Things are going to change around here! I thought excitedly.

And then they did.

But there is still value in the specifics that this memoir collects. As chilling as the previous reporting has been, Spears’s interior account of the conservatorship is a visceral view of the methodical means by which her family endeavored to eclipse her. Her physical self had never been entirely hers—“Whether it was strangers in the media or within my own family, people seemed to experience my body as public property,” Spears recalls—but the conservatorship gave her father license to formalize his ownership, down to controlling his daughter’s diet, Spears writes. Nor was Spears’s art hers any longer. During her Vegas show, she was barred from giving input, and any ideas that might have revitalized her old work were dismissed, as though a bland show was worth it to undermine her artistic standing.

Spears writes that when, during one rehearsal, she declined to do a difficult dance move, her father mobilized the medical establishment to have his daughter committed yet again. “Three months into my confinement, I started to believe that my little heart, whatever made me Britney, was no longer inside my body anymore,” Spears writes. Her mother said, “I don’t know, I don’t know . . . ,” she remembers. She recalls that her younger sister, Jamie Lynn, sent a text: “There’s nothing you can do about it, so stop fighting it.” Her father told her, “I can’t help you at all.” (Spears writes that, later, she learned that he could have initiated her release at any time.) Spears wonders, with apologies to the reader for sounding paranoid, whether her family was actually trying to end her life. A reader can’t help but imagine, with sickening clarity, what kind of narrative might have been fed to the public if her life had ended there.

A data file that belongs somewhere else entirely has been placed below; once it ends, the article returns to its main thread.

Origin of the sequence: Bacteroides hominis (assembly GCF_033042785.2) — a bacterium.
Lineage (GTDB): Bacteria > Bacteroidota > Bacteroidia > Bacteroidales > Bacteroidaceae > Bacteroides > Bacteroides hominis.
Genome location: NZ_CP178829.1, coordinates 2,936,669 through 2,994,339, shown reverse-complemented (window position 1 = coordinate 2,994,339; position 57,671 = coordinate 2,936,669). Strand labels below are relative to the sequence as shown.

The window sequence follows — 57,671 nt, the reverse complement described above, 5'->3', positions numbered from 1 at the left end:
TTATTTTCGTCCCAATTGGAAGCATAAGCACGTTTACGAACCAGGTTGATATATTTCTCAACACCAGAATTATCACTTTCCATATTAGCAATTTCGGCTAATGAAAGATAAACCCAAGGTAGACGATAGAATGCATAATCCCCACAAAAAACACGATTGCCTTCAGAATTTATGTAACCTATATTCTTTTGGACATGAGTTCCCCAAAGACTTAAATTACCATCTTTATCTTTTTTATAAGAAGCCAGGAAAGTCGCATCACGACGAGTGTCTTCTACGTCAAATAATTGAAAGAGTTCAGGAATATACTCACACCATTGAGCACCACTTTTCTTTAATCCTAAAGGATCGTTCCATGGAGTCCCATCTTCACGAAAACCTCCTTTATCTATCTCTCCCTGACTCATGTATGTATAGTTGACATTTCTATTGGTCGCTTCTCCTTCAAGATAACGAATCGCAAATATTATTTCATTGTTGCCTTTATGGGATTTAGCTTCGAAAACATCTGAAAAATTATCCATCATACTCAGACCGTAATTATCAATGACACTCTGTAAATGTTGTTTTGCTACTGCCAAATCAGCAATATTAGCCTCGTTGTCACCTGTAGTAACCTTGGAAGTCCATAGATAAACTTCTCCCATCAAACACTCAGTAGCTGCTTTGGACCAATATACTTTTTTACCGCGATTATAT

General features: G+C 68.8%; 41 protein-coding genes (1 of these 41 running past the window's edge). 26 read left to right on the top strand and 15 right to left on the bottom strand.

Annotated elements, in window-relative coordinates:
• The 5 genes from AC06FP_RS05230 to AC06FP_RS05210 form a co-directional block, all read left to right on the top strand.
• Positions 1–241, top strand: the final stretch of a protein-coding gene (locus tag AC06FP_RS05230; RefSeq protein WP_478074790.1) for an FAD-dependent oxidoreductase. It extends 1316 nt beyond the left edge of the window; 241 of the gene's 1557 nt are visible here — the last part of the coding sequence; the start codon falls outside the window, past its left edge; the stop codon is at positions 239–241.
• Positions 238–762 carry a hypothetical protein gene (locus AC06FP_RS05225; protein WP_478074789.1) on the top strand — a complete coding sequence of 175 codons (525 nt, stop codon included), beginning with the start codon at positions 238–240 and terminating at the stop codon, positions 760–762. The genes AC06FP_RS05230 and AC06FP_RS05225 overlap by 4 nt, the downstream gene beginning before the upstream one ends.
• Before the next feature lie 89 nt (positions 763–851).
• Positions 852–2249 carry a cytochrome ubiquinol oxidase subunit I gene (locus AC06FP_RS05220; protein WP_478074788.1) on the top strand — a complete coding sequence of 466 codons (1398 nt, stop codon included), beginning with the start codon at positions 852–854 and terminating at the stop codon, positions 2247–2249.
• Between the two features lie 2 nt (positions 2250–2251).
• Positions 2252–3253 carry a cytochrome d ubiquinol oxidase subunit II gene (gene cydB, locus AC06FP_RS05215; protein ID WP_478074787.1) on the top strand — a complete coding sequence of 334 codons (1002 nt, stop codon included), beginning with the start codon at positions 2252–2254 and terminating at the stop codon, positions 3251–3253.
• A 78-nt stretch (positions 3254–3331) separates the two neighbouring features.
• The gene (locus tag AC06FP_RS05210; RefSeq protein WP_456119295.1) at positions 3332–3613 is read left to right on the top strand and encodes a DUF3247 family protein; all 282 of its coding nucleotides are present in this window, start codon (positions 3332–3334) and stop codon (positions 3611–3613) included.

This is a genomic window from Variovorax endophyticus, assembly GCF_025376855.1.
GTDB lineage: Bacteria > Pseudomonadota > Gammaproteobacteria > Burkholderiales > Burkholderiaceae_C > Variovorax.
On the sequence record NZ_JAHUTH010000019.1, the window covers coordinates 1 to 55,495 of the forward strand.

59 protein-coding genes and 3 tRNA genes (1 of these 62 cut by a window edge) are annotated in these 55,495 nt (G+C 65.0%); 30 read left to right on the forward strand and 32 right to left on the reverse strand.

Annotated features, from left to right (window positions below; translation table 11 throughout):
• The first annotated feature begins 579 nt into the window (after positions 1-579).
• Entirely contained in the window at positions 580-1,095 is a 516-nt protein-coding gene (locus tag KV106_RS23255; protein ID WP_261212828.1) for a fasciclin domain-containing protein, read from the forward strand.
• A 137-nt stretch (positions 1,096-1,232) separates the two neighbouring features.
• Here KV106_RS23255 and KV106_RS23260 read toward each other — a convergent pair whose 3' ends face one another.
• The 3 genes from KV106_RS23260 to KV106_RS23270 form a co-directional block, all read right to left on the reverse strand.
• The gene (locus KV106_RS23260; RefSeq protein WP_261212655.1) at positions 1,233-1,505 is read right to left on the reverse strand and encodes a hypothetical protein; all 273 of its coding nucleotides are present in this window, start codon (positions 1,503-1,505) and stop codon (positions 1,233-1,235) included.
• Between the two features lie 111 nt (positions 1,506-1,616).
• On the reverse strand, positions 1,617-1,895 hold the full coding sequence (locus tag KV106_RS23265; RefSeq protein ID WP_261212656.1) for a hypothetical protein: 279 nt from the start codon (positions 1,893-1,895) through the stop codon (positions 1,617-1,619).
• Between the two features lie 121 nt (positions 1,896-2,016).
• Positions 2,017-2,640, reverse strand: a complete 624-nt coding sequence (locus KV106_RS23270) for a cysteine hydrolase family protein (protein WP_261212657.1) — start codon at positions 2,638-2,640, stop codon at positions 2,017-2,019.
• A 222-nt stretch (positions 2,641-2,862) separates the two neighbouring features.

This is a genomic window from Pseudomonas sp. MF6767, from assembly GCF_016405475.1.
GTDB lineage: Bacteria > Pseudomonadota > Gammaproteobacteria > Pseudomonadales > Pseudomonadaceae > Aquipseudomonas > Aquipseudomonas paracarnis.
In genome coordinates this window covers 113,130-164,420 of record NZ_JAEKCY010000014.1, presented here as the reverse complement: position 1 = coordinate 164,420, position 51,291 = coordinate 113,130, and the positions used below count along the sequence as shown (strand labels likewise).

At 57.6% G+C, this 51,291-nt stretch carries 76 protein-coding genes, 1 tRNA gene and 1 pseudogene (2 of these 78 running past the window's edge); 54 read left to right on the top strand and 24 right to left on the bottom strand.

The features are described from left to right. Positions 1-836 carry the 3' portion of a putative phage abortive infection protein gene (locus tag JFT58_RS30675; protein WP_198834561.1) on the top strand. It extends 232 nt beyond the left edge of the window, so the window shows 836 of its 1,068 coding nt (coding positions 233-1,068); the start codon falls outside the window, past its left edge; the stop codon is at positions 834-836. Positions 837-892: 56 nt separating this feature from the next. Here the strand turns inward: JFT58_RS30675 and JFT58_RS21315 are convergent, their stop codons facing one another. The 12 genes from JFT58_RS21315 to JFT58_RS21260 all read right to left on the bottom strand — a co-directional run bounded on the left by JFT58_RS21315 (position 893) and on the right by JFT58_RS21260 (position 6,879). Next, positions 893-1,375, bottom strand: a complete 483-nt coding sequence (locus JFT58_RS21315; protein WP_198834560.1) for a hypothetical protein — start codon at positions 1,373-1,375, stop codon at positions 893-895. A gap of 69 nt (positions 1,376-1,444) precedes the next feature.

Even if Spears wants “The Woman in Me” to offer lessons for her readers, the truth is that she was not an everywoman. She is an artist who has experienced a level of success that only a handful of people in the history of the world can claim. At the same time, Spears was not “O.K.,” and she may never be O.K. in a prescriptive sense of the word. But proper comportment should not be a prerequisite for human dignity. (Nothing should be.) Toward the end of the memoir, on the other side of her conservatorship—and in the midst of another short-lived marriage, to the personal trainer Sam Asghari—she likens her newfound freedom to a rebirth. Writing a book is often an exercise in putting down what needs to be said in order to liberate oneself to do something else. In Spears’s case, it is also an attempt to become someone else. “It’s time to actually find myself,” she writes. On Instagram, per usual, she is more effusive. “I have moved on and it’s a beautiful clean slate from here !!!” she wrote, even as she teased a volume two. I see no harm in taking her at her word. ♦